Rome’s connection with the Tiber was severed in the modern era. The Muraglioni, the tall stone embankments that flank it, are to blame. They were built in the late 1800 / early 1900s to prevent flooding. It seemed like a good idea at the time: Italy had just been united and Rome, the new country’s capital, risked flooding. The embankments stopped that, but at the cost of amputating the city from its former life support system.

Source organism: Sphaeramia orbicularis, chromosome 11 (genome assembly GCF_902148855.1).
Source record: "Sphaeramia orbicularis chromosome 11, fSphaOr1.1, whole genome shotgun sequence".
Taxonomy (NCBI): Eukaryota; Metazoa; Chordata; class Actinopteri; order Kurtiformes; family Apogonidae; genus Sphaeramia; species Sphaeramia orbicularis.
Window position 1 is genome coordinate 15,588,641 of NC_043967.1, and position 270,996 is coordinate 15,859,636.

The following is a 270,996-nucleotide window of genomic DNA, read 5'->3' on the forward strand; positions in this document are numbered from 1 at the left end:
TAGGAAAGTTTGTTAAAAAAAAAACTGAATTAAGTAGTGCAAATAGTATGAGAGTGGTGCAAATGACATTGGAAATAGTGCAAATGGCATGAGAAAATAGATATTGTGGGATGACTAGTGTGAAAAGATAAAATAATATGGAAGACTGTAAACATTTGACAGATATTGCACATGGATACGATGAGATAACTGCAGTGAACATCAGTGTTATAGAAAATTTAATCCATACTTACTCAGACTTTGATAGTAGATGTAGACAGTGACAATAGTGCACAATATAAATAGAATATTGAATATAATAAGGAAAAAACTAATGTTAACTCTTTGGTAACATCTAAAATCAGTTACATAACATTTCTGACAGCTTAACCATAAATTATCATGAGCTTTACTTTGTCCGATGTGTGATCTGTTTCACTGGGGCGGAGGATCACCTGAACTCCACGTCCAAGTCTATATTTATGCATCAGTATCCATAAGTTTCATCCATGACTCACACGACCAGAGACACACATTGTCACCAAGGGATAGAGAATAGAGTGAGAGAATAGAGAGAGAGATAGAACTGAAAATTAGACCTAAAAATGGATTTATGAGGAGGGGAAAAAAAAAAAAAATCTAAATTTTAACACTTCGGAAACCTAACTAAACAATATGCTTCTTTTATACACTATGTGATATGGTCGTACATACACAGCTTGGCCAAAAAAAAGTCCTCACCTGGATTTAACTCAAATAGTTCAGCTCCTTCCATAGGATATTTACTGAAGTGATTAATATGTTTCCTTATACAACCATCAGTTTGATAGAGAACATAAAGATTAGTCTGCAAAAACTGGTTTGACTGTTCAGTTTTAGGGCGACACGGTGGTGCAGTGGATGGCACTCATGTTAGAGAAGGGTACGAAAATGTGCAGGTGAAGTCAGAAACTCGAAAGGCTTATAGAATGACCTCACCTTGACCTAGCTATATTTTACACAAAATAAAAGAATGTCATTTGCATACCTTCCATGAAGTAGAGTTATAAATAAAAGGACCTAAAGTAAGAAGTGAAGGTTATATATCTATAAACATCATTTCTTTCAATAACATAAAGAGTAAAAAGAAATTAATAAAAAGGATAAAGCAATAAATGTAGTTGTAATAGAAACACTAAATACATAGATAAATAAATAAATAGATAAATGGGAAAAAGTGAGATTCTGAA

We’ll go back in time, long before the embankments were built, to rediscover the Tiber. We’ll talk about ancient engineering and two two-thousand year-old bridges on Tiber Island (one of which is in the picture). From the Island, we can glimpse the Cloaca Maxima–the “main drain” or the ancient Roman sewer that ran under a large portion of the city. Strolling through scenic Trastevere, we’ll discuss place names and roads, like Vicolo della Renella and Via Arenula. (Both Renella and Arenula come from the Latin arena, which means “sand” and referred to the sandy beaches where locals went to bathe or wash clothes.) We’ll cross Ponte Sisto, Pope Sixtus’s Bridge (seen in the photo), once we’ve discussed the bustling ancient harbor that hugged the banks of the Tiber long before the bridge was built at the end of the 1400s. Continuing upstream, we’ll meander along the quiet Via Giulia–the “in” place to live in the 1500s. (In fact, the artist Raphael owned property there, rubbing elbows with the most chic aristocratic families of his time.) We’ll examine a curious flood marker from the Middle Ages and then cross Ponte Sant’Angelo, the bridge that Hadrian ordered built in 130 A.D. to connect his Mausoleum with the central Rome.